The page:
Thursday, September 03, 2015

New/alternate home

I'm fickle with blogging services. I've written some new posts over at the confusingly named I may come back here (to Blogger), I may stay there (Logdown), or I may move on again, but I'll try to leave some breadcrumbs as I go.

Wednesday, July 29, 2015

WTF is Dart?

I wrote an opinion piece about Dart for the Norfolk Tech Journal several months ago. It is fairly opinionated, I'm more mellow about JavaScript nowadays, and it is also a little out of date; for example, Dart will not now become part of Chrome. It's here as a personal historical artefact as much as anything.

Read it here:

WTF is Dart?

for Norfolk Tech Journal, 2015-01-12

Internally, Google is reputed to use Java and C++ almost exclusively, with a little Python, but they’ve been developing the Go and Dart languages in the last few years. Go is interesting and revolutionary like celery is spicy yet is burning brightly in the tech community, with lots of high profile adopters. Dart, whilst not revolutionary either, does do useful and novel things, and I think it deserves a little more attention than it gets.

Douglas Crockford’s book Javascript: The Good Parts is slim, yet boasts two enlightening anti-­appendices — Awful Parts and Bad Parts — and the rest of the book is not massively compelling either. However, JavaScript does have two good parts: first­-class functions, and ubiquity.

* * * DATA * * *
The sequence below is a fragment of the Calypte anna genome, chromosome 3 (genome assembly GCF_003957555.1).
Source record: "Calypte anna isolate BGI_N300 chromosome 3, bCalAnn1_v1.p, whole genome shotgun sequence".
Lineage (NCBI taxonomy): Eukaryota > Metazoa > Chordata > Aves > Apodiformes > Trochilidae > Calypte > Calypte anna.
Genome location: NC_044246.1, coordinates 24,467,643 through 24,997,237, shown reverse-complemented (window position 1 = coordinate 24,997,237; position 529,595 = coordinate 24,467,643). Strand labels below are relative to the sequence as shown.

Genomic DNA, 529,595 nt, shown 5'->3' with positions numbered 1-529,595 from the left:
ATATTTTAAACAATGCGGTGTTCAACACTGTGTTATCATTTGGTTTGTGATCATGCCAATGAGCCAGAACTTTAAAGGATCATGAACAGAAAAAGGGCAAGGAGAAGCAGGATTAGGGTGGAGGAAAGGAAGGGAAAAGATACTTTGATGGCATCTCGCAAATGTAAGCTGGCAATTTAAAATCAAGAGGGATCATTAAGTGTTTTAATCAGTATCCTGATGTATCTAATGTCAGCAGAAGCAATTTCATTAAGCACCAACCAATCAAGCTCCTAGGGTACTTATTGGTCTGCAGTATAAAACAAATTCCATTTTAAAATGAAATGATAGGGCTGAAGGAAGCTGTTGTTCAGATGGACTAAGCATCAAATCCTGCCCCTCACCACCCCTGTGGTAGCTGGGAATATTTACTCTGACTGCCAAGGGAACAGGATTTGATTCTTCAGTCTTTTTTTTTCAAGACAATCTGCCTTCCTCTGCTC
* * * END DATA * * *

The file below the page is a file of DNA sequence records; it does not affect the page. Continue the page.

Node.js extends this ubiquity to the server­-side, but ultimately you’re still writing JavaScript — well, ECMAScript 5 — which brings all­-too-­familiar problems with it.

Now, some people love JavaScript, and I don’t mean to knock them. The development experience can be so quick to iterate that it feels massively productive, and browser competition has produced several good implementations. Those who immerse themselves in JavaScript can do wondrous things, but it can be a very potholed road for those of us who don’t do it full-­time.

I’ve personally found that building larger applications is hard work with JavaScript, and I’m not alone. As an application grows you can find yourself getting uncomfortably intimate with the libraries and frameworks you’re using. Boilerplate and conventions can become the dominant forces in keeping the teetering stack up in the air, and the pleasures of programming slowly file out stage left.